3 Things About Writing From Ernest Hemingway
Don’t Worry. Go For One True Sentence. Cut The Extra Stuff.
A Moveable Feast by Ernest Hemingway isn’t a book on writing, but experiences around the craft of writing. Most of the book is filled with anecdotes from his time in Paris where he met up with Gertrude Stein, Ezra Pound and F. Scott Fitzgerald. It gives you a small glimpse into what Hemingway was doing as a young writer in the 1920s.
There are a few nuggets of writing insight, mostly early on. I just finished the book and here’s what I picked up.
1. As long as you’re writing something, don’t worry.
“Sometimes when I was starting a new story and I could not get going, I would sit in front of the fire and squeeze the peel of the little oranges into the edge of the flame and watch the sputter of blue that they made. i would stand and look out over the roofs of Paris and think, ‘Do not worry. You have always written before and you will write now…’ — Ernest Hemingway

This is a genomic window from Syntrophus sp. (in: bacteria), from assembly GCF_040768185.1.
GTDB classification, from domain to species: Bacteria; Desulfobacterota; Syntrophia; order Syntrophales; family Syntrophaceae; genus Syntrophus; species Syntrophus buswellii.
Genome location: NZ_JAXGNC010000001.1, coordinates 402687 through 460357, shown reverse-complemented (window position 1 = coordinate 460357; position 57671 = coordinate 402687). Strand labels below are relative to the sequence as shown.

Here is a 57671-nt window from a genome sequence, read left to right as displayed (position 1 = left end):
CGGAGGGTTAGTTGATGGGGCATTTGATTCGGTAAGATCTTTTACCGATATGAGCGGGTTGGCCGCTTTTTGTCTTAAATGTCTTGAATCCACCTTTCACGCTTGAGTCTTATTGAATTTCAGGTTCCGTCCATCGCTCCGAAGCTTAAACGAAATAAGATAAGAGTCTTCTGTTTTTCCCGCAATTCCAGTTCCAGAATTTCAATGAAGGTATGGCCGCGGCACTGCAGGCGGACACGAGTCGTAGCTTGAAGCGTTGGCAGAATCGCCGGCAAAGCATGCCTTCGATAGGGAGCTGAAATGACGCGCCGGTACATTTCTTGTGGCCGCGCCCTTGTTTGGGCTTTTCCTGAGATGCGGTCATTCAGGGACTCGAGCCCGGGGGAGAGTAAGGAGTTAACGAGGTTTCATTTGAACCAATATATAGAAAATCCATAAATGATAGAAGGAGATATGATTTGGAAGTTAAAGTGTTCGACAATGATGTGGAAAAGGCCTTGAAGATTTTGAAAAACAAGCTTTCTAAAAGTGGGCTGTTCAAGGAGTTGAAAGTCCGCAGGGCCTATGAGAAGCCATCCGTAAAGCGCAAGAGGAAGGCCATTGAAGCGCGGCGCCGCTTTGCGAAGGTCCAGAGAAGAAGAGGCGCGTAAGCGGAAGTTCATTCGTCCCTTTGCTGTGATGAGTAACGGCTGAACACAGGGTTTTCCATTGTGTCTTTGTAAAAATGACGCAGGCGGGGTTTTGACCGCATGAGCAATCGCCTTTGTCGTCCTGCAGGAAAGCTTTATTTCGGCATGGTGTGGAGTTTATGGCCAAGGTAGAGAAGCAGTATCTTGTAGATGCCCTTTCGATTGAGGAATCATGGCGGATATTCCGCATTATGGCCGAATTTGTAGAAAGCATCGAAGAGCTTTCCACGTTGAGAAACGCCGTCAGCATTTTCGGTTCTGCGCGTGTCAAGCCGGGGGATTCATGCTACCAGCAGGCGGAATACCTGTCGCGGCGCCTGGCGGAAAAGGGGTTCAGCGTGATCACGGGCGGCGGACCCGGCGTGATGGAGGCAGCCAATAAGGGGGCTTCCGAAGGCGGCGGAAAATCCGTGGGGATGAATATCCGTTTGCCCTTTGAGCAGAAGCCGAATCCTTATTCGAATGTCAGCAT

2. Go for one true sentence.
“‘…All you have to do is write one true sentence. Write the truest sentence you know.’ So finally I would write one true sentence, and then go on from there. It was easy then because there was always one true sentence that I knew or had seen or had heard someone say.” — Ernest Hemingway
3. Cut the extra stuff.
“If I started to write elaborately, or like someone introducing or presenting something, I found that I could cut that scrollwork or ornament out and throw it away and start with the first true simple declarative sentence I had written.” — Ernest Hemingway
What’s the best sentence you’ve ever written?
It’s impossible to know, right? Some are better than others. And they have to build on one another.
But often, they’re too elaborate. Or too “writerly.” That’s the stuff we have to cut away. The stuff to throw out.
I love number 1. As long as we’re writing, we’ll have something.